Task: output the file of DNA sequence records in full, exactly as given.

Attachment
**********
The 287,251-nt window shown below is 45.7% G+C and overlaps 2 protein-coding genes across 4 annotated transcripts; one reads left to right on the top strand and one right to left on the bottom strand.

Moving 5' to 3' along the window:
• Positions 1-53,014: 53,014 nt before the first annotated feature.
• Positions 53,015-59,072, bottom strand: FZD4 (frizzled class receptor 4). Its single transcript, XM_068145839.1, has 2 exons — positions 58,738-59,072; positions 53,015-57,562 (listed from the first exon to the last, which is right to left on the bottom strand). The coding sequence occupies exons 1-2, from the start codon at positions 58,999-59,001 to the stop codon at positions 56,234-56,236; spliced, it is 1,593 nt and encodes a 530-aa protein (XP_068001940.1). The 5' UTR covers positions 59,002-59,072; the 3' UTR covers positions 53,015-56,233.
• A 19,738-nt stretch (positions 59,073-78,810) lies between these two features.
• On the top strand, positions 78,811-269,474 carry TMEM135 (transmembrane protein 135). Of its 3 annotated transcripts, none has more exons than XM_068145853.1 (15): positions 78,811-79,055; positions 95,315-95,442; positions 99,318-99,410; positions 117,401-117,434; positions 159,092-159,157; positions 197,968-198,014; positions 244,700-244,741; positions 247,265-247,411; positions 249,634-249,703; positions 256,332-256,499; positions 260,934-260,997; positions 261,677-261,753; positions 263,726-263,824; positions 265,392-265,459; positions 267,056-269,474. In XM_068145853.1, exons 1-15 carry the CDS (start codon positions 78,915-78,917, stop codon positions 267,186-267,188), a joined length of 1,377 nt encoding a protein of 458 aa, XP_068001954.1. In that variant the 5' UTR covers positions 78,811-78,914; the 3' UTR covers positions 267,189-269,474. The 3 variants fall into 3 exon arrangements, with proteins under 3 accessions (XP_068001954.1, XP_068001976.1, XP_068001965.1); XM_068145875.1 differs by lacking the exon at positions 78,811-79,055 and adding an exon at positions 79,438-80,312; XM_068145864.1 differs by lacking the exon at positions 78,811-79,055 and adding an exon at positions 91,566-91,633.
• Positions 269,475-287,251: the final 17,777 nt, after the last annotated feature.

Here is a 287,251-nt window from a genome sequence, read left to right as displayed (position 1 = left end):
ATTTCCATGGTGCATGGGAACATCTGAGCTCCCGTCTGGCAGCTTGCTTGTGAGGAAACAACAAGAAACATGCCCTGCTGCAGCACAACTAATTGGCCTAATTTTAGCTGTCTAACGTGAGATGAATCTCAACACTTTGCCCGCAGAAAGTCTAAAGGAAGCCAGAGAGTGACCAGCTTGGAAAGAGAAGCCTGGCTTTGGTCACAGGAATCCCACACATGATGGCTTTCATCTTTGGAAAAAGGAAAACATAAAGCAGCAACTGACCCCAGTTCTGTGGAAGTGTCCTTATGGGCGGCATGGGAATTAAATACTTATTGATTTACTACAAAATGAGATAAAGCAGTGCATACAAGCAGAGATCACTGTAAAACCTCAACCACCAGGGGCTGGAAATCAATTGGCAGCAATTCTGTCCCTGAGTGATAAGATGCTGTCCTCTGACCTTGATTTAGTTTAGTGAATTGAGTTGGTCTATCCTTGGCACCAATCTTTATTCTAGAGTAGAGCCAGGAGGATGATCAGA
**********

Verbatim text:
The 287,251-nt window shown below is 45.7% G+C and overlaps 2 protein-coding genes across 4 annotated transcripts; one reads left to right on the top strand and one right to left on the bottom strand.

Moving 5' to 3' along the window:
• Positions 1-53,014: 53,014 nt before the first annotated feature.
• Positions 53,015-59,072, bottom strand: FZD4 (frizzled class receptor 4). Its single transcript, XM_068145839.1, has 2 exons — positions 58,738-59,072; positions 53,015-57,562 (listed from the first exon to the last, which is right to left on the bottom strand). The coding sequence occupies exons 1-2, from the start codon at positions 58,999-59,001 to the stop codon at positions 56,234-56,236; spliced, it is 1,593 nt and encodes a 530-aa protein (XP_068001940.1). The 5' UTR covers positions 59,002-59,072; the 3' UTR covers positions 53,015-56,233.
• A 19,738-nt stretch (positions 59,073-78,810) lies between these two features.
• On the top strand, positions 78,811-269,474 carry TMEM135 (transmembrane protein 135). Of its 3 annotated transcripts, none has more exons than XM_068145853.1 (15): positions 78,811-79,055; positions 95,315-95,442; positions 99,318-99,410; positions 117,401-117,434; positions 159,092-159,157; positions 197,968-198,014; positions 244,700-244,741; positions 247,265-247,411; positions 249,634-249,703; positions 256,332-256,499; positions 260,934-260,997; positions 261,677-261,753; positions 263,726-263,824; positions 265,392-265,459; positions 267,056-269,474. In XM_068145853.1, exons 1-15 carry the CDS (start codon positions 78,915-78,917, stop codon positions 267,186-267,188), a joined length of 1,377 nt encoding a protein of 458 aa, XP_068001954.1. In that variant the 5' UTR covers positions 78,811-78,914; the 3' UTR covers positions 267,189-269,474. The 3 variants fall into 3 exon arrangements, with proteins under 3 accessions (XP_068001954.1, XP_068001976.1, XP_068001965.1); XM_068145875.1 differs by lacking the exon at positions 78,811-79,055 and adding an exon at positions 79,438-80,312; XM_068145864.1 differs by lacking the exon at positions 78,811-79,055 and adding an exon at positions 91,566-91,633.
• Positions 269,475-287,251: the final 17,777 nt, after the last annotated feature.

Here is a 287,251-nt window from a genome sequence, read left to right as displayed (position 1 = left end):
ATTTCCATGGTGCATGGGAACATCTGAGCTCCCGTCTGGCAGCTTGCTTGTGAGGAAACAACAAGAAACATGCCCTGCTGCAGCACAACTAATTGGCCTAATTTTAGCTGTCTAACGTGAGATGAATCTCAACACTTTGCCCGCAGAAAGTCTAAAGGAAGCCAGAGAGTGACCAGCTTGGAAAGAGAAGCCTGGCTTTGGTCACAGGAATCCCACACATGATGGCTTTCATCTTTGGAAAAAGGAAAACATAAAGCAGCAACTGACCCCAGTTCTGTGGAAGTGTCCTTATGGGCGGCATGGGAATTAAATACTTATTGATTTACTACAAAATGAGATAAAGCAGTGCATACAAGCAGAGATCACTGTAAAACCTCAACCACCAGGGGCTGGAAATCAATTGGCAGCAATTCTGTCCCTGAGTGATAAGATGCTGTCCTCTGACCTTGATTTAGTTTAGTGAATTGAGTTGGTCTATCCTTGGCACCAATCTTTATTCTAGAGTAGAGCCAGGAGGATGATCAGA